Source: U.S. Energy Information Administration
First, NYMEX WTI is geographically specific because it is physically redeemed (or settled) at storage facilities located in Cushing, Oklahoma, and so it is influenced by events that may not reflect the wider market. The April 20 WTI price decline was driven in part by a local deficit of uncommitted crude oil storage capacity in Cushing. Similarly, while the price of the Bakken Guernsey marker declined to -$38.63/b, the price of Louisiana Light Sweet—a chemically comparable crude oil—decreased to $13.37/b.
Second, NYMEX WTI is chemically specific, meaning to be graded as WTI by NYMEX, a crude oil must fall within the acceptable ranges of 12 different physical characteristics such as density, sulfur content, acidity, and purity. NYMEX WTI can therefore be unsuitable as a price for crude oils with characteristics outside these specific ranges.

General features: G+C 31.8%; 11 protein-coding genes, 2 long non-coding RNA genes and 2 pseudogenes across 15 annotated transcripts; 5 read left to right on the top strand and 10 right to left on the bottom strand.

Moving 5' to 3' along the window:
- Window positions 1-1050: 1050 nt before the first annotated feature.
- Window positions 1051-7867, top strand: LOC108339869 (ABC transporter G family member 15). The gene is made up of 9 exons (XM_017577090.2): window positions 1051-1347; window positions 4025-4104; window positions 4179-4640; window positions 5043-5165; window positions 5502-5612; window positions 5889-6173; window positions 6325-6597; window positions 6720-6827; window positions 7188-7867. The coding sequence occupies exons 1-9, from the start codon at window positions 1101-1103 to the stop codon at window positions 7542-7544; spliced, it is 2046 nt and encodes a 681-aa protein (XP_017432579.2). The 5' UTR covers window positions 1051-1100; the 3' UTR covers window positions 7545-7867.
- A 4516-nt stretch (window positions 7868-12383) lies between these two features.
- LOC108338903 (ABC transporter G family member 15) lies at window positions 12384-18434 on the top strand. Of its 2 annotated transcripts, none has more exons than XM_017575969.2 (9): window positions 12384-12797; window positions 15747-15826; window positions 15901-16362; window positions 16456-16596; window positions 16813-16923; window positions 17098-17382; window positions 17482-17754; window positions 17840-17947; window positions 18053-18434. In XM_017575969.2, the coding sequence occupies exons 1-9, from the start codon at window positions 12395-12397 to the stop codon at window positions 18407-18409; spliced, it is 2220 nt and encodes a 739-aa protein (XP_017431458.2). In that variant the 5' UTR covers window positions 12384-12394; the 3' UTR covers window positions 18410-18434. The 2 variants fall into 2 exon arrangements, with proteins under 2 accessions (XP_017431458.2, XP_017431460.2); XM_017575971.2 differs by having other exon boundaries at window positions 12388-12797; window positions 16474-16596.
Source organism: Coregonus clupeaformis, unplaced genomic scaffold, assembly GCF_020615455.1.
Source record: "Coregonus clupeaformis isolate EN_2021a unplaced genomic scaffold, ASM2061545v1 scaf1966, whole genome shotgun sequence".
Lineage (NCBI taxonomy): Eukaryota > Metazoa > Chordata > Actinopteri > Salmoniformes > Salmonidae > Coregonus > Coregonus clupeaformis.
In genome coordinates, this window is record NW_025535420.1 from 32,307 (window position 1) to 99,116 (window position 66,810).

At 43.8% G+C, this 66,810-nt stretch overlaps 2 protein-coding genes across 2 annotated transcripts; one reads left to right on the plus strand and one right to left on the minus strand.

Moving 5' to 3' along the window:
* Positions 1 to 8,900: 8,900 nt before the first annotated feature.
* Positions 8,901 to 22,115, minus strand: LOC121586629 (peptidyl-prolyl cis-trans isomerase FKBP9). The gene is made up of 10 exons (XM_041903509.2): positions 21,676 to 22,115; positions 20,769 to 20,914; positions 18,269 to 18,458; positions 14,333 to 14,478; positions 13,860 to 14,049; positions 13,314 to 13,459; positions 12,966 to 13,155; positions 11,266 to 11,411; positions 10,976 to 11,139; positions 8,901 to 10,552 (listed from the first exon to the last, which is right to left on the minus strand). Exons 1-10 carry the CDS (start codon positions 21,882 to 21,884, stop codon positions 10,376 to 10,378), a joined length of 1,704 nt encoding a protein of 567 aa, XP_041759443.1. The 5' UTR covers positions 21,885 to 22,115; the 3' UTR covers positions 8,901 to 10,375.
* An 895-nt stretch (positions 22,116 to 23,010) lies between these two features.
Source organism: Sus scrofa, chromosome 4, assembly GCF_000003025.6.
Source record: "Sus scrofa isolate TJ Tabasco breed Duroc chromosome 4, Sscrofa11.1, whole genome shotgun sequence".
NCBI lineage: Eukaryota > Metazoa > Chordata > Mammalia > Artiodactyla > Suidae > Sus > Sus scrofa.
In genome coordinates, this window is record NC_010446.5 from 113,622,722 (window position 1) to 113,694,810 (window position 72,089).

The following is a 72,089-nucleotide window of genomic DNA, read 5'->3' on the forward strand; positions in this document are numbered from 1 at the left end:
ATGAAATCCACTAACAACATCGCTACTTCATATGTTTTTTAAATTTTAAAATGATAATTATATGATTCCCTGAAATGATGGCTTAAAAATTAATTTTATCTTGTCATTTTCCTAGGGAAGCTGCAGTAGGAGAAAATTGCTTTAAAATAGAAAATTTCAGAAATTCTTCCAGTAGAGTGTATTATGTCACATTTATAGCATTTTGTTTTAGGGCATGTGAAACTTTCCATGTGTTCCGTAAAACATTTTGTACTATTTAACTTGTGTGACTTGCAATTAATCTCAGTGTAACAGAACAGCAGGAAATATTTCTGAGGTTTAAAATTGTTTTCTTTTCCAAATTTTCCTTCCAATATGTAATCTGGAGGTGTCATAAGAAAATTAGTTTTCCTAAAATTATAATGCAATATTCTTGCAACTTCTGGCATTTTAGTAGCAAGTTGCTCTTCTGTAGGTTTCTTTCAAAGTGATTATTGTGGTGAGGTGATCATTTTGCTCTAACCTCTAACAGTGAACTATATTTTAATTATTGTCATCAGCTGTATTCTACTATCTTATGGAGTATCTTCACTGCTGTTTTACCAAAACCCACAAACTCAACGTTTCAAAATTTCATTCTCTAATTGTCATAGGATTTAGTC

Finally, NYMEX WTI is time specific. As a futures contract, the price of a NYMEX WTI contract is the price to deliver 1,000 barrels of crude oil within a specific month in the future (typically at least 10 days). The last day of trading for the May 2020 contract, for instance, was April 21, with physical delivery occurring between May 1 and May 31. Some market participants, however, may prefer more immediate delivery than a NYMEX WTI futures contract provides. Consequently, these market participants will instead turn to shorter-term spot price alternatives.
Taken together, these attributes help to explain the variety of prices used in the North American crude oil market. These markers price most of the crude oils commonly used by U.S. buyers and cover a wide geographic area.
Principal contributor: Jesse Barnett